PULLMAN – Sometimes basketball is a simple game.
At least it was Saturday evening at Beasley Coliseum.
Washington State shot nearly 55 percent from the floor, Eastern Washington less than 35. And that simple statistic was at the nub of the Cougars’ 88-69 season-opening nonconference victory over the visitors from Cheney before 6,705.
“We’ve laid two eggs here, but you have to give that credit to Washington State,” said Eastern coach Jim Hayford, who suffered through a similar loss here last year in his first season at EWU.
“We missed shots in the first half because they were contested, then settled for little deeper ones and kind of dug ourselves a hole.”
But for every floor – and Eastern’s 3-of-19 3-point shooting in the first 20 minutes qualifies as rock-bottom – there is a ceiling. In this case, Washington State’s perimeter defense.
“In the first half we executed real well on defense,” understated Brock Motum, who began this season as he finished the last, as WSU’s leading scorer, this time with 23 points on 9-of-13 shooting.
“It was the key to our defensive game plan to contest their 3s,” WSU coach Ken Bone said. “Like Mike (Ladd) and Brock said, our guys deserve a lot of credit for the job they did the first 28, 30 minutes of the game defending the 3-point line.”
The Cougar defense, which held Eastern to 21.6 percent shooting in the first half (15.8 from beyond the arc), also triggered the offense, especially early in the second half.
WSU, which led 7-0 before Justin Crosgile finally converted Eastern’s eighth shot attempt, built the lead methodically throughout the first 20 minutes, taking a 39-20 edge into halftime.
But the first 6 minutes of the second half were even better, punctuated by D.J. Shelton’s tomahawk dunk over Venky Jois with 18:14, part of a 15-6 run.
Shelton, a 6-foot-9 post who had a game-high 12 rebounds, caught the ball at the top of the key with time running down on the shot clock. He juked Jordan Hickert, dribbled twice and elevated. Jois tried to help but became a poster instead.
“It was a 10,” described Ladd, who split 30 points with his running mate at guard, DaVonte Lacy.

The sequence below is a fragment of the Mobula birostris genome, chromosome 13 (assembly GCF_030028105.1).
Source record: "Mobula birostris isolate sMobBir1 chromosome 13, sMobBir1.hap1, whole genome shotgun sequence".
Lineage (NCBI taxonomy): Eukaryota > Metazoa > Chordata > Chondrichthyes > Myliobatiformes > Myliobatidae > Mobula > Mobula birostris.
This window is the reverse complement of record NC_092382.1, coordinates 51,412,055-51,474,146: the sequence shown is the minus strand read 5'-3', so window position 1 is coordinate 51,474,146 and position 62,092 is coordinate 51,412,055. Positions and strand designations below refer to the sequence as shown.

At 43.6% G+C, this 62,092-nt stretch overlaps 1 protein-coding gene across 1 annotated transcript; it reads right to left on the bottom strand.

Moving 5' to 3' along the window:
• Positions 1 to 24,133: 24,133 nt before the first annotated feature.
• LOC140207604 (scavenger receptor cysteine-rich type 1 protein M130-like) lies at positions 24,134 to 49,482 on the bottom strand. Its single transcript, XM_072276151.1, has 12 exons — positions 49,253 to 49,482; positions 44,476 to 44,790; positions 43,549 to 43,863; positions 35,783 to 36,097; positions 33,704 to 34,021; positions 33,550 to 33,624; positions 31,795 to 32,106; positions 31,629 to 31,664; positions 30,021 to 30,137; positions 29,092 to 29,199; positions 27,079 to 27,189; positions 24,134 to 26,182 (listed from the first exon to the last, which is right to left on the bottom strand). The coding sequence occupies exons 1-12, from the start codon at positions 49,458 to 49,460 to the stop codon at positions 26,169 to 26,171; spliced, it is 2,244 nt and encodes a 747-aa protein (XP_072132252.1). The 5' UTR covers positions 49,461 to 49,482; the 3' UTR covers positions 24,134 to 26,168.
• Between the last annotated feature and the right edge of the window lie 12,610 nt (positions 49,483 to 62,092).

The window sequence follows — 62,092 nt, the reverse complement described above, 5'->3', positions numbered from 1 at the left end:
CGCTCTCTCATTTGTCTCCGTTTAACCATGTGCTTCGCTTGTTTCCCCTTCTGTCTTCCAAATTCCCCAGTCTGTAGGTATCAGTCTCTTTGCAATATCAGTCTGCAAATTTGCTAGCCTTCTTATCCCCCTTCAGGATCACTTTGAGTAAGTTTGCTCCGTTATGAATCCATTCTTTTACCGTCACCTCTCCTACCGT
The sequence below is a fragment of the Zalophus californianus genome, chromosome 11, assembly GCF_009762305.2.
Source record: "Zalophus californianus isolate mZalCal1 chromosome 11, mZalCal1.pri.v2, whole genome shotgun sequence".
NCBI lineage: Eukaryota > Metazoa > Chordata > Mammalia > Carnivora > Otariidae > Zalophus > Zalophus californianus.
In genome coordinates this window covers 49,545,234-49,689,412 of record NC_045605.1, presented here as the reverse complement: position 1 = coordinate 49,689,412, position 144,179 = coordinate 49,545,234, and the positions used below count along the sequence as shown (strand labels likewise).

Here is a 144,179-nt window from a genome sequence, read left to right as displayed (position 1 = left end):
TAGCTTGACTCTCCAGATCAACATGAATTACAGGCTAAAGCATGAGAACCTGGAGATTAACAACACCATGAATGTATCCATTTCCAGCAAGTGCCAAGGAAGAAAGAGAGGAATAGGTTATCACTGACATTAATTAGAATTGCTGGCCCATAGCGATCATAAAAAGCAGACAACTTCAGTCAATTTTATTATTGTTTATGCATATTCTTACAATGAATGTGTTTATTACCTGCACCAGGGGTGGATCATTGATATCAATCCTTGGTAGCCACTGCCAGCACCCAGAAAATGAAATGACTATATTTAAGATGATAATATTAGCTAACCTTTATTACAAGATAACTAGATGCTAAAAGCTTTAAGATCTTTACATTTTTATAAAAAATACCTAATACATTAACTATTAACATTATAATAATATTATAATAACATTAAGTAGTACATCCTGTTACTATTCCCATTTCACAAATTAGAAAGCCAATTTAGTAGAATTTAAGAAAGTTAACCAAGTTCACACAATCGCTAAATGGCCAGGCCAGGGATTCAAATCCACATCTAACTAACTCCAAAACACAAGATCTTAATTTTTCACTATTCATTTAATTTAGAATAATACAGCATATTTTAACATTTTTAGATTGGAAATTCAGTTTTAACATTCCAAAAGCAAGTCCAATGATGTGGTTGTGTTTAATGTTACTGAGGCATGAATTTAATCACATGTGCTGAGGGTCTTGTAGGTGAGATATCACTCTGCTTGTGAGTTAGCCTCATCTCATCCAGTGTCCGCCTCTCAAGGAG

Ladd also could have been describing Motum’s performance.
The 6-10 senior was efficient, hitting 9 of his 13 shots, ranging from dunks (one of which earned him a technical for hanging on the rim) to 20-footers.
About Motum’s only failing was an inability to hit a 3 – he missed his only two attempts.
“He’s become pretty patient, lets the game come to him,” Bone said. “He understands we are going to continue to try to get the ball to him.”
Motum inside presence also affected Eastern’s defense, as starting post Martin Seifert, a 6-10 sophomore transfer from Oregon, picked up two fouls in the first 4 minutes and sat most of the half.
Crosgile, a 5-11 junior transfer from St. Joseph, paced Eastern with a game-high 28 points and five assists. But his statistics look better than they were, as he hit 6 of his final 7 3-pointers (he was 1 of 10 at that point) when the game was out of hand, some from as long as 27 feet out. He was 9 of 24 from the floor, taking a third of Eastern’s shots.
Still, as Bone lamented the Cougars’ defense down the stretch, Hayford saw a glimpse of what he’s looking for this season.
“We have a real free-flowing offense, when it’s working it looks good, when it doesn’t it can make you look kind of silly,” he said. “The second half was the game we wanted to play.”
Collin Chiverton, Eastern’s returning leading scorer, played just 6 minutes. The senior has missed time following the recent death of his mother. … WSU outrebounded Eastern 47-34, though the Eagles ran down 15 of their 47 misses. … Royce Woolridge initiated the offense a majority of the time for Washington State, inheriting the role Reggie Moore had until his recent dismissal. Woolridge had just three turnovers. … Freshmen Brett Boese and Junior Longrus saw their first action for WSU and earned praise from Bone. Longrus had five rebounds in 13 minutes while Boese, from Shadle Park High, had three points and three rebounds in 9 minutes.